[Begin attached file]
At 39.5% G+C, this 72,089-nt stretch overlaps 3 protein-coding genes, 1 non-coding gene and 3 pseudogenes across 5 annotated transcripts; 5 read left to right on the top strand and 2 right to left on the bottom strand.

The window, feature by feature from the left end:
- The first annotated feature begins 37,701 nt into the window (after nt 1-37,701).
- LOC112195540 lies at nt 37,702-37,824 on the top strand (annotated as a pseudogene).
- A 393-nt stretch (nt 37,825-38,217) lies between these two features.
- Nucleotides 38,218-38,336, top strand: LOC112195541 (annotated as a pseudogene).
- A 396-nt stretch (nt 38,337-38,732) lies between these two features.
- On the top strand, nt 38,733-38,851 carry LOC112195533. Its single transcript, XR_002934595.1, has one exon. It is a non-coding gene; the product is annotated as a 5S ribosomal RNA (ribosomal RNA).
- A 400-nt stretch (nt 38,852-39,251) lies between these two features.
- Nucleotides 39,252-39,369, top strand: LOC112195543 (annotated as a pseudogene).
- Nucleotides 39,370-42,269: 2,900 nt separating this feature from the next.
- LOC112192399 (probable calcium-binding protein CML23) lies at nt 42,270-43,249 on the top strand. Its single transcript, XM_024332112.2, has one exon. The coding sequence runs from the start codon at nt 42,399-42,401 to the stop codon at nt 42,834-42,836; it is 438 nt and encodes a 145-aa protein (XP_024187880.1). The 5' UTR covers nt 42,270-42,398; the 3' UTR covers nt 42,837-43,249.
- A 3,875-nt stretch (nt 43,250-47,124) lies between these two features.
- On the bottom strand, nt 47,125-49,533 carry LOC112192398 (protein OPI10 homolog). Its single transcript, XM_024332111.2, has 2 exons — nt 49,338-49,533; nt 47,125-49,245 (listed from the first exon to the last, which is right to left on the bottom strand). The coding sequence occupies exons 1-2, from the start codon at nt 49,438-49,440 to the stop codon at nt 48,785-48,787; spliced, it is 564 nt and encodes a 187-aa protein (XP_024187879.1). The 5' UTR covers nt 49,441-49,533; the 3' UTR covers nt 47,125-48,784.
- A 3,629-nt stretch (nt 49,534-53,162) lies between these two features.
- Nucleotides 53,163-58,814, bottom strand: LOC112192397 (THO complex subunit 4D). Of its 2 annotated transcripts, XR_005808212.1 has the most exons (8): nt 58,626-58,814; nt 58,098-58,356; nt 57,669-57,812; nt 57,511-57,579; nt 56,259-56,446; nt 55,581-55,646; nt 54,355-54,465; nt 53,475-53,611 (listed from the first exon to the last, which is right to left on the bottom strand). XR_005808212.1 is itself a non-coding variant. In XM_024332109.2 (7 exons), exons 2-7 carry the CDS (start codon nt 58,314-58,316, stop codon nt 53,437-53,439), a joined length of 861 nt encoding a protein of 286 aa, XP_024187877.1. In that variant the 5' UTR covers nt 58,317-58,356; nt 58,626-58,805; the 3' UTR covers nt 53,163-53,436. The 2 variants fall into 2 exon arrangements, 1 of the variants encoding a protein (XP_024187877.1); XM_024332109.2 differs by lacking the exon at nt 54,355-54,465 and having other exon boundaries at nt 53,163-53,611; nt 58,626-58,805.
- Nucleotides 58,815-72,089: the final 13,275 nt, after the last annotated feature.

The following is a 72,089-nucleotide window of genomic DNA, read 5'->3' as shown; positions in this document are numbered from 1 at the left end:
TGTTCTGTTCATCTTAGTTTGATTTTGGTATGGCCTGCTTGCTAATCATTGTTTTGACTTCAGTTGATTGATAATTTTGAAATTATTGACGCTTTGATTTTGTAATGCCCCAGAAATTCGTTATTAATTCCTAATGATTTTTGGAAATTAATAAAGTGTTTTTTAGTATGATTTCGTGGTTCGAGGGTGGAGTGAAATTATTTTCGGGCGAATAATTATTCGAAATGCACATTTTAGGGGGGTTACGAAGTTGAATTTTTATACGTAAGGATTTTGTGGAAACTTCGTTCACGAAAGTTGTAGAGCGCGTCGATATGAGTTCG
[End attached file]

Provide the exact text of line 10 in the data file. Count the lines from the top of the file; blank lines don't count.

- Nucleotides 39,252-39,369, top strand: LOC112195543 (annotated as a pseudogene).